Few hard rockers will argue that Iron Maiden is one of the quintessential metal bands of all time. From the melodic dual harmony guitars of Dave Murray and Adrian Smith (and occasionally Janick Gers), the ethereal vocals of renaissance man Bruce Dickinson, the steady beat of Nicko McBrain and the wizardry from the world’s greatest bassist Steve Harris, Iron Maiden sets the standard for heavy metal in the modern age.
When talking about greatness, how can one begin to determine which albums rank supreme from a catalog with very few weaknesses? A few friends and I sat in my home bar, over a few tasty craft brews, and decided to create the ultimate list of Maiden classics, in order from worst to first. Do you agree? If not, let’s hear what you think!! Up the Irons!
16. X Factor
The album has neither vocalist extraordinaire Bruce Dickinson nor his brilliant songwriting and vocal phrasing. Blaze Bayley simply wasn’t cut out to handle vocal duties in this band. Not his fault, but when you replace a legend, you better deliver and, unfortunately, Mr. Bayley did not. Best tracks: Sign of the Cross.
15. Virtual XI
See response to #16. Best tracks: The Clansman.
14. No Prayer For The Dying
As great as the chemistry was between the classic Maiden lineup, there was a time when friction prevailed and the band effectively mailed in the effort. The high point of this low period culminated in the very disappointing No Prayer For The Dying. The album also marked the debut of guitarist Janick Gers into the fold. It can be argued that it’s actually Maiden’s worst album, but even a bad album with Bruce Dickinson is better than a decent album with Blaze Bayley. Best tracks: Hooks In You, Holy Smoke.
13. Iron Maiden
This New Wave of British Heavy Metal (NWOBHM) band stormed onto the scene with this interesting, energy-filled release. Nothing sounded like this previously. With two dominant guitarists and a bassist that dominated both of them, this album pummeled the listener from start to finish with new sounds and an original style. Drummer Clive Burr is exceptional and creative, the driving force behind a lot of the band’s energy. The vocalist of the time, Paul DiAnno, was a punk rocker trying – and mostly failing – to sing metal. The band had limited prospects until they’d eventually find the vocalist (Dickinson) that would lead them to superstardom. Many great tracks exist on this record, but pre-Martin Birch producing, the sound quality is somewhere between poor and awful. Best tracks: Prowler, Iron Maiden.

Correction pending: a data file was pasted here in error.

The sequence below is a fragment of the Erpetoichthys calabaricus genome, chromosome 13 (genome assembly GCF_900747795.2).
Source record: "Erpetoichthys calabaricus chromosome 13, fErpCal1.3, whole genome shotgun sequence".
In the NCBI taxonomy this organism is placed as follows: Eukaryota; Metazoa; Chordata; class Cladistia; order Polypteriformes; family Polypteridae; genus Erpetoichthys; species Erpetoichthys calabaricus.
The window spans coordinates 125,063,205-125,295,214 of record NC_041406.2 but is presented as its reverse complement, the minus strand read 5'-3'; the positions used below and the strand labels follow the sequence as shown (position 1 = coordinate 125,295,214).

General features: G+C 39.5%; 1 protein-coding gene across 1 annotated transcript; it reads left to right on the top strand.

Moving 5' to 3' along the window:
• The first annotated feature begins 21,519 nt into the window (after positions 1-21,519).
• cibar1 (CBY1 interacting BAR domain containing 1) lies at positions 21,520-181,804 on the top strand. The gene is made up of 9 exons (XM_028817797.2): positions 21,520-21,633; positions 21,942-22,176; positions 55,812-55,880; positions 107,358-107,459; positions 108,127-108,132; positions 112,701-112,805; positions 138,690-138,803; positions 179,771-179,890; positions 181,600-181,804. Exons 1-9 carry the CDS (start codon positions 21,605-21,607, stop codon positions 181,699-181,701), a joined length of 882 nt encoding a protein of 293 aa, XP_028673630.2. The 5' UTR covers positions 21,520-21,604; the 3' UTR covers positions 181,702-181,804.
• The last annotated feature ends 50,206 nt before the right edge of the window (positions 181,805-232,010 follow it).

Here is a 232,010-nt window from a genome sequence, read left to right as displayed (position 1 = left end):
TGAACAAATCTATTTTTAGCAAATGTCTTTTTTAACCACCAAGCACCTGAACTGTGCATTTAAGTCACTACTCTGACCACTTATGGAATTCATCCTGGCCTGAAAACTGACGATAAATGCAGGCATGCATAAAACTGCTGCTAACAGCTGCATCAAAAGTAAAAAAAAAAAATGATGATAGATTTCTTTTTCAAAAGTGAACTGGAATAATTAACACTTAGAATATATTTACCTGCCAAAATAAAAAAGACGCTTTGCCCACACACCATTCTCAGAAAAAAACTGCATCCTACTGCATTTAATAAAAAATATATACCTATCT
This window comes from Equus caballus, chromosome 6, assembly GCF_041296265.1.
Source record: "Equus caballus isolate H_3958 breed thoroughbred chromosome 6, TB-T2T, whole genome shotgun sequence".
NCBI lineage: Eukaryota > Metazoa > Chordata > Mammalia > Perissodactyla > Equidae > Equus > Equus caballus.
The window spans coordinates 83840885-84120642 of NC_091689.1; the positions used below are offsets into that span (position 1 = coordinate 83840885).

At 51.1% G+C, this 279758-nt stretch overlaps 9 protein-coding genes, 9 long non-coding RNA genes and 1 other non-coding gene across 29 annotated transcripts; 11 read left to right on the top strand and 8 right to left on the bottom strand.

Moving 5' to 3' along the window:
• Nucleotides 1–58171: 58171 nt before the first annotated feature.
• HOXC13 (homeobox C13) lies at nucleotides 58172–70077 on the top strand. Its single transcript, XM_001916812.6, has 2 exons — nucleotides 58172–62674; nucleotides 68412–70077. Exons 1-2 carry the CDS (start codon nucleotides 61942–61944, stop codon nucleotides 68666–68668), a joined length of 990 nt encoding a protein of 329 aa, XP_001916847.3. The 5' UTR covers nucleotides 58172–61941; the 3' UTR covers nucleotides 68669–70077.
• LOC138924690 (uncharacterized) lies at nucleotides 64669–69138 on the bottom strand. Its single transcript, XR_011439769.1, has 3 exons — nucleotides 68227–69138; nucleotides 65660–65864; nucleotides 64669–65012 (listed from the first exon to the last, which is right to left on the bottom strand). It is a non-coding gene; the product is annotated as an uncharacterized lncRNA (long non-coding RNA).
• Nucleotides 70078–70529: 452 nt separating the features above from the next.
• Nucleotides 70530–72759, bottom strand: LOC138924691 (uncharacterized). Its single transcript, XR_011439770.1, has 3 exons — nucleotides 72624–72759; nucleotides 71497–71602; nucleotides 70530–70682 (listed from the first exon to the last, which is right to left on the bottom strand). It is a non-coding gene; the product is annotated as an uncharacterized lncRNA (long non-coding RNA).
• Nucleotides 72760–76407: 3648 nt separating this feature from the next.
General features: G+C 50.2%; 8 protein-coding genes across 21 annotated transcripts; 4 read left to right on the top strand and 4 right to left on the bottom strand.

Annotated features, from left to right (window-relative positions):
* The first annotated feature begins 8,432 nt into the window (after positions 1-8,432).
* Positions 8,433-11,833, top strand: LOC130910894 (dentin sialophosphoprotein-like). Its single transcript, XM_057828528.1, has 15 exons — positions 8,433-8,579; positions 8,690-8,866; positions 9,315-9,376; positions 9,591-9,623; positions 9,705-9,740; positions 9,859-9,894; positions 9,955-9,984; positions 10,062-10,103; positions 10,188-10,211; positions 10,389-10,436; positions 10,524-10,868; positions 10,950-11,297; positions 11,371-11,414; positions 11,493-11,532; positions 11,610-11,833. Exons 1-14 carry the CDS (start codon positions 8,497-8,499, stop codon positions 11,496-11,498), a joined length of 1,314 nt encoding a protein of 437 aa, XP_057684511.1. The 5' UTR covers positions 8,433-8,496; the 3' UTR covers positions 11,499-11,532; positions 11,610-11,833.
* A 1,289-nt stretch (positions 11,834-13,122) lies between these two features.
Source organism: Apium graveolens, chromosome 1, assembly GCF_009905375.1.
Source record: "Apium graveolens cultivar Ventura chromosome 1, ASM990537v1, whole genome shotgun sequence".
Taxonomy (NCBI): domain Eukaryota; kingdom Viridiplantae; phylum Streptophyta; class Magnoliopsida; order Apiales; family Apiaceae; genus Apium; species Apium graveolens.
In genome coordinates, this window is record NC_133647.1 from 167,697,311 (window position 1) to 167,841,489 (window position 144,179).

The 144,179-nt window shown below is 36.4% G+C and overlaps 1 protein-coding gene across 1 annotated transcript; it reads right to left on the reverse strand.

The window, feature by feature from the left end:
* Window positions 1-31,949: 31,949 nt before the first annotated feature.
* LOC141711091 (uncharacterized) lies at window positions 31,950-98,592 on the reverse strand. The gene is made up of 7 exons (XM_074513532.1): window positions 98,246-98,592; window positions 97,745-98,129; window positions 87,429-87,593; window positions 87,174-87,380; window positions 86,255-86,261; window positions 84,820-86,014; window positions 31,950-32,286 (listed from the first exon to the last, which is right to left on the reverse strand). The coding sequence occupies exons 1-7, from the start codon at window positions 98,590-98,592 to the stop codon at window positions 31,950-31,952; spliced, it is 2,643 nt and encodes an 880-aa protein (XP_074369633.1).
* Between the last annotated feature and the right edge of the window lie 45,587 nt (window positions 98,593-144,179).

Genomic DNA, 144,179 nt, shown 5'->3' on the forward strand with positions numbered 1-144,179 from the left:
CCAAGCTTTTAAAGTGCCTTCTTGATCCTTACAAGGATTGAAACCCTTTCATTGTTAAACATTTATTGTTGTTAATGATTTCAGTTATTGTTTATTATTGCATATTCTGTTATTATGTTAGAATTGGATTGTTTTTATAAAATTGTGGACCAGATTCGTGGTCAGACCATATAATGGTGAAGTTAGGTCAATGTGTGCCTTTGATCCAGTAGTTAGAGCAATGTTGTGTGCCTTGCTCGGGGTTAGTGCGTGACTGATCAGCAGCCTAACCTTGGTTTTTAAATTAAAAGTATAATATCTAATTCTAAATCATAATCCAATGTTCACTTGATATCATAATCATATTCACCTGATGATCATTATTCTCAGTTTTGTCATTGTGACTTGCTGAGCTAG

12. Dance of Death
When it comes to Maiden (especially as you’ll see in #12-#1), it’s a matter of good, better and best, with few exceptions. Dance of Death would be many band’s greatest work, but most bands aren’t Iron Maiden. The band delivered some winners here, even if Kevin Shirley’s production fell flat compared to earlier works from Martin Birch. Best tracks: Age of Innocence, Paschendale, Rainmaker, Wildest Dreams.
Maiden’s second album was a huge improvement, sound quality-wise, over their debut, and contained some of the bands early classic tracks. Paul DiAnno showed improvement, and the songs took on more structure than the loosely formulated debut. Still, no Bruce, no top 10. Best tracks: Killers, Wrathchild.
10. The Final Frontier
Rumored to be the band’s final album (it wasn’t), Final Frontier delivered energy and a sense of urgency that had been missing from previous releases. Bruce Dickinson sang with passion and the songs delivered throughout the album. High energy album and very memorable. Best tracks: The Talisman, Coming Home, El Dorado, Final Frontier.
9. Fear of the Dark
The decline of classic Iron Maiden can be found throughout this somewhat confusing album. A good part of this album can be considered filler (Chains of Misery, Childhood’s End, Weekend Warrior) and it was clear that Dickinson’s heart was elsewhere. However, there are still flashes of brilliance, including the album’s best tracks: Wasting Love, Judas Be My Guide and all-time classic, Fear of the Dark.
8. 7th Son of a 7th Son